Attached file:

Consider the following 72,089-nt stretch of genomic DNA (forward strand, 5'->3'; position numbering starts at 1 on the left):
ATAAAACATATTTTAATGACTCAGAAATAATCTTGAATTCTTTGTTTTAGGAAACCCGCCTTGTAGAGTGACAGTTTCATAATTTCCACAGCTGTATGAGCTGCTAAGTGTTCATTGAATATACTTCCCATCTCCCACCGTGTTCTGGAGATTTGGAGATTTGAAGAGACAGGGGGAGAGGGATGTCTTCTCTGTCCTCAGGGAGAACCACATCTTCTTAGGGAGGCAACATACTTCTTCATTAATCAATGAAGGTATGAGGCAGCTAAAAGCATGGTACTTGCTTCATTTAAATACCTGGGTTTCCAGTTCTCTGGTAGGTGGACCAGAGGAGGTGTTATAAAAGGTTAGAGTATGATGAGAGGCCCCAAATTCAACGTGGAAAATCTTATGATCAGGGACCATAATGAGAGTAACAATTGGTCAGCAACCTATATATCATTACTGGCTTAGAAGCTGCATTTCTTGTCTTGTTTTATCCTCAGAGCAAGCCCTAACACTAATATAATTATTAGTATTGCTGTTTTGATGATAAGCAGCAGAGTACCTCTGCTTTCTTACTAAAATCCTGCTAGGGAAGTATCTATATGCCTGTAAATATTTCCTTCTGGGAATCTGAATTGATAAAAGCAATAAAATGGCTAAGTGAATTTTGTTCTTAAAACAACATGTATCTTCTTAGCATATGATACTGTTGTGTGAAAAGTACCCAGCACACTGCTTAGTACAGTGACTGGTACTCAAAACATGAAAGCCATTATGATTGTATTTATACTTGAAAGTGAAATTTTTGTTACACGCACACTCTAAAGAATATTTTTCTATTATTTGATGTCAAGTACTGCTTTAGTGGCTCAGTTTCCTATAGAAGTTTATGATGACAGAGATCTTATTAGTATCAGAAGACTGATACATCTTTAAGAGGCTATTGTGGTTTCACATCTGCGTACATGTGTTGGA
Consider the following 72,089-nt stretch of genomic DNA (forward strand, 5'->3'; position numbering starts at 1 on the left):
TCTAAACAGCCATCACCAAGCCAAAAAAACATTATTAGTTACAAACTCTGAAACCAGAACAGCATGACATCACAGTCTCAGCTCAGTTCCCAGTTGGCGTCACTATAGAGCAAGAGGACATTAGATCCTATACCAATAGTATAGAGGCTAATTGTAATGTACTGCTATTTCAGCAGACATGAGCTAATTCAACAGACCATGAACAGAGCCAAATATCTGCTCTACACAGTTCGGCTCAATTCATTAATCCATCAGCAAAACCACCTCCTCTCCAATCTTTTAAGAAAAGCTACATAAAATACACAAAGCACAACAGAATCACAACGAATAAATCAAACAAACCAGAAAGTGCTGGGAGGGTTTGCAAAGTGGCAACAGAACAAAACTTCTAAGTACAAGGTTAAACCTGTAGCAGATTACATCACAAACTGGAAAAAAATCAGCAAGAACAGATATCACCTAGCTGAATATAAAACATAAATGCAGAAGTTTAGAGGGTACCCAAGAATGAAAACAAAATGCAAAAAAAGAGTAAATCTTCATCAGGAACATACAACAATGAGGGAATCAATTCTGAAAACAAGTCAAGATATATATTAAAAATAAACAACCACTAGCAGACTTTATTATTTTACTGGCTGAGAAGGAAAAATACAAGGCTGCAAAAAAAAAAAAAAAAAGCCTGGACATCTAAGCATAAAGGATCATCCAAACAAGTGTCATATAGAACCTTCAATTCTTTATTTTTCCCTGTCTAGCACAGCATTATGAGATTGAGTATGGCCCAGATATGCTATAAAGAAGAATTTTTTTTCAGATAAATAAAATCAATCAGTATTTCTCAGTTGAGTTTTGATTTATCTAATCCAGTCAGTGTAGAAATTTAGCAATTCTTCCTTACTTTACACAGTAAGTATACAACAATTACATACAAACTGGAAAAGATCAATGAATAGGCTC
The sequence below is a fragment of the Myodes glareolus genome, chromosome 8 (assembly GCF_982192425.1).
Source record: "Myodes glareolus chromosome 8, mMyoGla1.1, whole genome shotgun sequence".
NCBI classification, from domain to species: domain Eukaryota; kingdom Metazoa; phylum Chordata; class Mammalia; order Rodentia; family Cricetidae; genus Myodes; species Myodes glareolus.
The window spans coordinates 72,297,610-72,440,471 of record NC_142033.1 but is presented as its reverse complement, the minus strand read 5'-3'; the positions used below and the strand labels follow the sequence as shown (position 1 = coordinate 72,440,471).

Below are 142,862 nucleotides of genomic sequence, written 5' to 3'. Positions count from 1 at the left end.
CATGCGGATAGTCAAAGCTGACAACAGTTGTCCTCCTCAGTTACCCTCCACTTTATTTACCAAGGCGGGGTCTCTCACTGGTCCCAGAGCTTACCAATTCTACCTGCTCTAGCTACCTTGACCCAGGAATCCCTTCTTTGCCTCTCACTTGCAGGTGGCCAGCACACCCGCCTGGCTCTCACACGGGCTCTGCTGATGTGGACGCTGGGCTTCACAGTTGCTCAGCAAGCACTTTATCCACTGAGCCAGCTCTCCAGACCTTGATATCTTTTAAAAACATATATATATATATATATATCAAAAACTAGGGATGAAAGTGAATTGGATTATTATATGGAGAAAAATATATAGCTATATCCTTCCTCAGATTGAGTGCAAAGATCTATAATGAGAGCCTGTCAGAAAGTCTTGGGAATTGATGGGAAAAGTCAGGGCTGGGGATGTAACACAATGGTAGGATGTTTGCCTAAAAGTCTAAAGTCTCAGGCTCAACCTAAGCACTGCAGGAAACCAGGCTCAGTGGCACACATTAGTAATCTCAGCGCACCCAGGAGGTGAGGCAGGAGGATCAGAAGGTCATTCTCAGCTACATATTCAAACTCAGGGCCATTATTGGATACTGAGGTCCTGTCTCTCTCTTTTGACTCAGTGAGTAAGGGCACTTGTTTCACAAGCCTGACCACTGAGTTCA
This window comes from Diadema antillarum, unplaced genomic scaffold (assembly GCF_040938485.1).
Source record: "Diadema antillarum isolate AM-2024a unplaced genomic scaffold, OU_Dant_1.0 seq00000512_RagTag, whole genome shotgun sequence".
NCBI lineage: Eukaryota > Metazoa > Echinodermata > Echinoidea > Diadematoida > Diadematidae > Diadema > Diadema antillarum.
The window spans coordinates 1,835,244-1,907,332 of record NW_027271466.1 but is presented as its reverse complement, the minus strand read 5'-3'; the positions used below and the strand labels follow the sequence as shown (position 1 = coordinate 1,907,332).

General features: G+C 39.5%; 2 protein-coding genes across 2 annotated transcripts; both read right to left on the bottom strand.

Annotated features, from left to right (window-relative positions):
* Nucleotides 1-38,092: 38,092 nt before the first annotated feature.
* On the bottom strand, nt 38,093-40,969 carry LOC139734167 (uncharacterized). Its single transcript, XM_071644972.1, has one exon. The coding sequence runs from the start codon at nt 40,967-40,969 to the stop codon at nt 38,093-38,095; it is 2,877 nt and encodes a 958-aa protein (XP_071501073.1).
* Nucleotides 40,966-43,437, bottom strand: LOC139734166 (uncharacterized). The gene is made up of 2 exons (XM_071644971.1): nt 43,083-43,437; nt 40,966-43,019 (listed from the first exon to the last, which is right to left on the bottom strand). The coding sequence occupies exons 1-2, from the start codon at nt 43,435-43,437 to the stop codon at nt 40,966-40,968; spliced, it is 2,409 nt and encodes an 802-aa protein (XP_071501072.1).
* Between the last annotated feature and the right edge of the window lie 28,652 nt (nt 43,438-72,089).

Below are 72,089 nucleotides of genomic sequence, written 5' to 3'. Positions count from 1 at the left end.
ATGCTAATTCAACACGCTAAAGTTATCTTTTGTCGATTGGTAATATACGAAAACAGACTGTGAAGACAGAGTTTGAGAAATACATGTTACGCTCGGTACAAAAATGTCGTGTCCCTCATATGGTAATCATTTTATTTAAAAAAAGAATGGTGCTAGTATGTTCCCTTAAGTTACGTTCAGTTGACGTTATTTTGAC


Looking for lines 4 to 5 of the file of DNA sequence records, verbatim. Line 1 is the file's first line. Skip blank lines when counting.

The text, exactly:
TCTAAACAGCCATCACCAAGCCAAAAAAACATTATTAGTTACAAACTCTGAAACCAGAACAGCATGACATCACAGTCTCAGCTCAGTTCCCAGTTGGCGTCACTATAGAGCAAGAGGACATTAGATCCTATACCAATAGTATAGAGGCTAATTGTAATGTACTGCTATTTCAGCAGACATGAGCTAATTCAACAGACCATGAACAGAGCCAAATATCTGCTCTACACAGTTCGGCTCAATTCATTAATCCATCAGCAAAACCACCTCCTCTCCAATCTTTTAAGAAAAGCTACATAAAATACACAAAGCACAACAGAATCACAACGAATAAATCAAACAAACCAGAAAGTGCTGGGAGGGTTTGCAAAGTGGCAACAGAACAAAACTTCTAAGTACAAGGTTAAACCTGTAGCAGATTACATCACAAACTGGAAAAAAATCAGCAAGAACAGATATCACCTAGCTGAATATAAAACATAAATGCAGAAGTTTAGAGGGTACCCAAGAATGAAAACAAAATGCAAAAAAAGAGTAAATCTTCATCAGGAACATACAACAATGAGGGAATCAATTCTGAAAACAAGTCAAGATATATATTAAAAATAAACAACCACTAGCAGACTTTATTATTTTACTGGCTGAGAAGGAAAAATACAAGGCTGCAAAAAAAAAAAAAAAAAGCCTGGACATCTAAGCATAAAGGATCATCCAAACAAGTGTCATATAGAACCTTCAATTCTTTATTTTTCCCTGTCTAGCACAGCATTATGAGATTGAGTATGGCCCAGATATGCTATAAAGAAGAATTTTTTTTCAGATAAATAAAATCAATCAGTATTTCTCAGTTGAGTTTTGATTTATCTAATCCAGTCAGTGTAGAAATTTAGCAATTCTTCCTTACTTTACACAGTAAGTATACAACAATTACATACAAACTGGAAAAGATCAATGAATAGGCTC
The sequence below is a fragment of the Myodes glareolus genome, chromosome 8 (assembly GCF_982192425.1).